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Jude's avatar

Can anyone please explain this Jack Kerouac quote?

Asked by Jude (32112points) December 11th, 2008

“My witness is the empty sky.”

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8 Answers

o0's avatar

My take is that it hints at loneliness, but also a sort of freedom. There are no people to witness or share his actions. But thats kinda the way Kerouac likes it. You dig?

Harp's avatar

I’ve got a hunch that Kerouac is drawing on Buddhist imagery, as he does over and over. There is a famous incident in the account of Buddha’s enlightenment when Siddhartha’s worthiness to become Buddha is called into question. Siddhartha responds by touching the Earth and asking it to bear witness to his worthiness. The significance of this was that there was no longer any hint of separation between the Buddha and all that exists.

Buddhist writings also speak of Emptiness as being the ultimate nature of everything, so it seems to me that Kerouac is riffing off of these images to say “I’m one with the Emptiness, and I call the sky as my witness”. any proper Zen teacher would have promptly smacked him upside the head

Originate's avatar

It sounds more to me that this is half literal and half figurative. So… Let’s start with one definition of “Witness”, which is:

One present at a transaction so as to be able to testify to its having taken place.

So… literally it would be saying that the sky is the entity that can attest or testify to what he is claiming. But, that doesn’t make much sense in a literal sense. So… take one more step to view this middle statement as symbolic. The clear sky would most likely represent everything above it as well, peering down upon him (aka. the universe).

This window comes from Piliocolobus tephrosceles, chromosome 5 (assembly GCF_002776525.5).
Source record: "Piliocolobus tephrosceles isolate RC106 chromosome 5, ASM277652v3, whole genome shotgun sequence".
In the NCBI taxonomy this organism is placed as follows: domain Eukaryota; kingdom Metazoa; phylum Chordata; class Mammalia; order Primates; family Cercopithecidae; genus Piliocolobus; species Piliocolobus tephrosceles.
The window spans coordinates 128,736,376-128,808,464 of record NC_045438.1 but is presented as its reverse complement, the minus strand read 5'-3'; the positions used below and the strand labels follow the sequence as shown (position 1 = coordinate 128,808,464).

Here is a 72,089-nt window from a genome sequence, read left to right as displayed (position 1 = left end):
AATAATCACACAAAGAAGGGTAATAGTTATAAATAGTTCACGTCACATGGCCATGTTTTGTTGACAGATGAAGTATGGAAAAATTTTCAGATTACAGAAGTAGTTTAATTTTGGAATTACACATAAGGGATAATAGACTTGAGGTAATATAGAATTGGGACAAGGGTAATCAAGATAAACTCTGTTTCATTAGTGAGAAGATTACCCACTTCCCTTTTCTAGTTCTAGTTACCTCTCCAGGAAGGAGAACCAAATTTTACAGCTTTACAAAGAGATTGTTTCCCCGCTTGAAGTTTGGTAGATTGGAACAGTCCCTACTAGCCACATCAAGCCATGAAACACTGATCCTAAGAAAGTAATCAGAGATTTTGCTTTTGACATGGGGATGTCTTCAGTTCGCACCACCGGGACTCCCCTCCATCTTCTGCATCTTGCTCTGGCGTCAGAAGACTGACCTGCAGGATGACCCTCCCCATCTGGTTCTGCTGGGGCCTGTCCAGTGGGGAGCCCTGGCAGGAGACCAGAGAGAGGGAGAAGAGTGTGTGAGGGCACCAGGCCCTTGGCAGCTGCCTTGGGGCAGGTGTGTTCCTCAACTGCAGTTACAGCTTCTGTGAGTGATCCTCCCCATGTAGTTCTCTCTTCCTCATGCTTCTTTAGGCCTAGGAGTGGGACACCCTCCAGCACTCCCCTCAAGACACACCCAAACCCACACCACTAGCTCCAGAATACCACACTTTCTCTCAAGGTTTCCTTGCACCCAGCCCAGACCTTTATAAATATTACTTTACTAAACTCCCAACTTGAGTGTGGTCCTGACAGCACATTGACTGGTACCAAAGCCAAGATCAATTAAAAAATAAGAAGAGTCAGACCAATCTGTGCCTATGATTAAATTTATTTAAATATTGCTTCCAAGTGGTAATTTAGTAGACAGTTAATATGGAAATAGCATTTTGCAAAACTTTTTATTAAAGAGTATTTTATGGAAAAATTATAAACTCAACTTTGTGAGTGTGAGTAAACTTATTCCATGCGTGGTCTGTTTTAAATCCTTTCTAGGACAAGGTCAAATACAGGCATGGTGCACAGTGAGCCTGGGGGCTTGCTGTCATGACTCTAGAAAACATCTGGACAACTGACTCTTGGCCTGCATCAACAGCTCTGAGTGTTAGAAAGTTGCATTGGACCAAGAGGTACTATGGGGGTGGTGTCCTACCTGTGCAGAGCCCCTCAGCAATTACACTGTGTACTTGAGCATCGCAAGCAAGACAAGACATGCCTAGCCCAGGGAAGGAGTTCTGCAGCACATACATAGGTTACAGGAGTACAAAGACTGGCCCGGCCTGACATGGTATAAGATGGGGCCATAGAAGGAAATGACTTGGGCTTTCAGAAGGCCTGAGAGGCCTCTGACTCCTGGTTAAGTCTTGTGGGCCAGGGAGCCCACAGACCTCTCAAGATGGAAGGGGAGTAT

Kerouac is calling upon the universe to testify upon his behalf, to declare the things it has seen that he is claiming. The “empty sky” indicates a clear view as well as an emptiness that doesn’t seem to end or possibly does not end.

If we put all of these ideas together it brings a hazy visual of the universe peering down upon him clearly through a vast void and seeing him and his actions in a way that no one else does or could, because it was there… and watching without obstruction. I hope this is helpful!

Harp's avatar

Just did a bit of digging and found that this quote is from “Wake Up! (More of the Dharma)”, which Kerouac wrote in ‘55—‘56, but was only recently published by Tricycle Magazine (a Buddhist publication). It’s Kerouac’s account of the life of the Buddha, which makes me all the more certain that this quote alludes to the Earth Witness account.

steelmarket's avatar

I think that he is making a nod and a contrast at the same time. It reminds me of that passage in On the Road where he is riding in the back of a truck, staring up at the sky. Guess I’m reading the quote more as, ”My witness is the empty sky”.

Knotmyday's avatar

Got a link, Harp? I’m wondering if it needs to be understood in context.

Harp's avatar

I’m not finding any larger chunk of this text. Perhaps Tricycle still has a copyright stranglehold on it.

tiffyandthewall's avatar

i’m not familiar with Kerouac’s writing or the man himself, but just reading it i get the feeling of either loneliness, or even just the implication that there is no one, not even a god or some sort of deity watching him. i’m probably oversimplifying it though, sorry.

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